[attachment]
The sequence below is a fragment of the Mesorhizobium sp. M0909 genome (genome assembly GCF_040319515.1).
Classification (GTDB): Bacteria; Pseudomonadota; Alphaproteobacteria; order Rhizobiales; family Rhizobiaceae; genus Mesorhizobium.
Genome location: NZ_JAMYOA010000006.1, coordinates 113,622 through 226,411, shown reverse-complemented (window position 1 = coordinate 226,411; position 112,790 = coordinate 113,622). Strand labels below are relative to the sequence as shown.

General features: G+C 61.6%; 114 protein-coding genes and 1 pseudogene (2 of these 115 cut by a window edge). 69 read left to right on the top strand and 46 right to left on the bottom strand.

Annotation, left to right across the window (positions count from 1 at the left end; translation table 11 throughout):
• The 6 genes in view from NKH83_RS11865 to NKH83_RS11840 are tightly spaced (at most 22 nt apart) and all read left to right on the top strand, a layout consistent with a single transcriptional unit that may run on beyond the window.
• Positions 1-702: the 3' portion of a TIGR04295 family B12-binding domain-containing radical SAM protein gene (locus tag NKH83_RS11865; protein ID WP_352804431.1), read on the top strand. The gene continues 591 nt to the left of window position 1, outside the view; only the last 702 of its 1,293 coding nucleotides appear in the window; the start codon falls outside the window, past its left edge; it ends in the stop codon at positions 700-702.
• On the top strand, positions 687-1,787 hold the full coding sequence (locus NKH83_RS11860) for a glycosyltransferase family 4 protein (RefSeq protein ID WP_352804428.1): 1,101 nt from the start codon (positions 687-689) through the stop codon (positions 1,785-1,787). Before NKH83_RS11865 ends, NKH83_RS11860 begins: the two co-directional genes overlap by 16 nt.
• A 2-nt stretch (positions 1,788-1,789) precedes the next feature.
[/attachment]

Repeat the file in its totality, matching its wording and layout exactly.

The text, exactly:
The sequence below is a fragment of the Mesorhizobium sp. M0909 genome (genome assembly GCF_040319515.1).
Classification (GTDB): Bacteria; Pseudomonadota; Alphaproteobacteria; order Rhizobiales; family Rhizobiaceae; genus Mesorhizobium.
Genome location: NZ_JAMYOA010000006.1, coordinates 113,622 through 226,411, shown reverse-complemented (window position 1 = coordinate 226,411; position 112,790 = coordinate 113,622). Strand labels below are relative to the sequence as shown.

General features: G+C 61.6%; 114 protein-coding genes and 1 pseudogene (2 of these 115 cut by a window edge). 69 read left to right on the top strand and 46 right to left on the bottom strand.

Annotation, left to right across the window (positions count from 1 at the left end; translation table 11 throughout):
• The 6 genes in view from NKH83_RS11865 to NKH83_RS11840 are tightly spaced (at most 22 nt apart) and all read left to right on the top strand, a layout consistent with a single transcriptional unit that may run on beyond the window.
• Positions 1-702: the 3' portion of a TIGR04295 family B12-binding domain-containing radical SAM protein gene (locus tag NKH83_RS11865; protein ID WP_352804431.1), read on the top strand. The gene continues 591 nt to the left of window position 1, outside the view; only the last 702 of its 1,293 coding nucleotides appear in the window; the start codon falls outside the window, past its left edge; it ends in the stop codon at positions 700-702.
• On the top strand, positions 687-1,787 hold the full coding sequence (locus NKH83_RS11860) for a glycosyltransferase family 4 protein (RefSeq protein ID WP_352804428.1): 1,101 nt from the start codon (positions 687-689) through the stop codon (positions 1,785-1,787). Before NKH83_RS11865 ends, NKH83_RS11860 begins: the two co-directional genes overlap by 16 nt.
• A 2-nt stretch (positions 1,788-1,789) precedes the next feature.